• Brand mentions. Monitoring brand mentions is one of the best ways to start a dialogue and build relationships. Often times people that mention brand names within social media are looking for an avenue to discuss different experiences they’ve had with your company. While some of these experiences may be negative, it still serves as an outlet to begin a dialogue for relationship building. However, positive mentions can be a valuable entry points to start a discussion regarding your brand and the user’s future involvement with your products or company. This type of dialogue will ensure that the user will be more likely to continue to discuss your brand in the future and possibly link or blog about your company.
  • Industry terms. Industry terms are terms that are specific to the industry that you exist in. For example if you are a real estate agent, you may monitor for terms such as broker, CMA, or foreclosure. All of these terms are industry specific and are often mentioned in the context of real estate. These terms are excellent for brand building and outreach marketing. It is often  easier to start a dialogue surrounding these terms because you can use past experiences to add an unique viewpoint to the conversation.
  • Personal brands. These terms are personal brands of important figures within your industry. For example, if you sell basketball jerseys you might monitor the names of famous NBA players. These terms are excellent to start dialogues about current events and news within your industry. It’s important to remember when discussing personal brands that you are talking about an individual therefore you should be as neutral as possible. Speaking negatively about an individual within your industry might have unwanted consequences to your brand. Even if the user is in agreement with you, others watching may not be.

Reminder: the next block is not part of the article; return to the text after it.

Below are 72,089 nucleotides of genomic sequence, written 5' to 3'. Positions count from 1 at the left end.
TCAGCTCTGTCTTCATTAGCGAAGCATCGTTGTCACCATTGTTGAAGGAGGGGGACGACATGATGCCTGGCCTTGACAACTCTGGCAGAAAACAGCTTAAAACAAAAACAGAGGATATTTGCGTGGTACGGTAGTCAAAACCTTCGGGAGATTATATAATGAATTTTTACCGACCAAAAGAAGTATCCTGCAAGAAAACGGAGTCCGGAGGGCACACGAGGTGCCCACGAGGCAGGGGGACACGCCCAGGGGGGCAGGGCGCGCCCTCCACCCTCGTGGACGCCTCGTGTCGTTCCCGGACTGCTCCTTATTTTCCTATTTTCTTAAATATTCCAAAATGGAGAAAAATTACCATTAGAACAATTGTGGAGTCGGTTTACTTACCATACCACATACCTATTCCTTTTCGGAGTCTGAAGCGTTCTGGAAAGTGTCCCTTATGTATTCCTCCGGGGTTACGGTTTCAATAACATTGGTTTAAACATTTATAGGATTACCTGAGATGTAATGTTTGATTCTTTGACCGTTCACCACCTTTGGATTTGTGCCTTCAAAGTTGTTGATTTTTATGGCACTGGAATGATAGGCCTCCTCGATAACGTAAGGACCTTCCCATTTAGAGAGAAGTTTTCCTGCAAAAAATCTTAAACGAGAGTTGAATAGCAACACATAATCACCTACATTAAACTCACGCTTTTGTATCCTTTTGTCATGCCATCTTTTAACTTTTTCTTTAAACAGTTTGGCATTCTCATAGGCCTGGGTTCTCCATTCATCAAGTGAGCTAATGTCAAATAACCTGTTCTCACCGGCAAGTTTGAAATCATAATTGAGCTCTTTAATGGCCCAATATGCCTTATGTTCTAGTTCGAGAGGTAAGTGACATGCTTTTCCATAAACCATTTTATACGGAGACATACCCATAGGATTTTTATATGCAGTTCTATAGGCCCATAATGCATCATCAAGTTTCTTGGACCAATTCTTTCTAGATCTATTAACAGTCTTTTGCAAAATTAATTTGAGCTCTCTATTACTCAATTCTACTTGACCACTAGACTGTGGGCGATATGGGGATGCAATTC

• Primary and secondary terms. It’s also important to know the difference between primary and secondary terms. Primary terms are terms that are directly related to your company’s products or brand. For example, if you sell cheese, a primary term may be Kraft or Velveeta. Secondary terms are terms that have to do with your industry but maybe aren’t as specific, for example Swiss cheese, American cheese, or pepper jack. Often, it is easier to begin a dialogue with secondary terms because it helps establish trust and authenticity and ensures that the user is not barraged with a sales pitch right from the beginning.

So you probably read this entire article and now are asking yourself, wait – what about the links?

Links and other benchmarks (like direct sales) are important goals with in relationship building. Without these goals, your relationship building efforts won’t have direction. However, links are icing on the cake; they should never be considered until after a direct relationship has been built on authenticity and trust. Your primary goal with relationship building is building a strong brand that can be trusted where users will refer others to you and discuss you within social media. If you are successful at that, then links are inevitable! So get out there and start monitoring social media and building strong relationships today!

Opinions expressed in the article are those of the guest author and not necessarily Search Engine Land.

Related Topics: Channel: Social | Search & Social


About The Author: is a bona-fide web head, code poet, marketer, writer, and the man behind Follow Joe on Twitter today.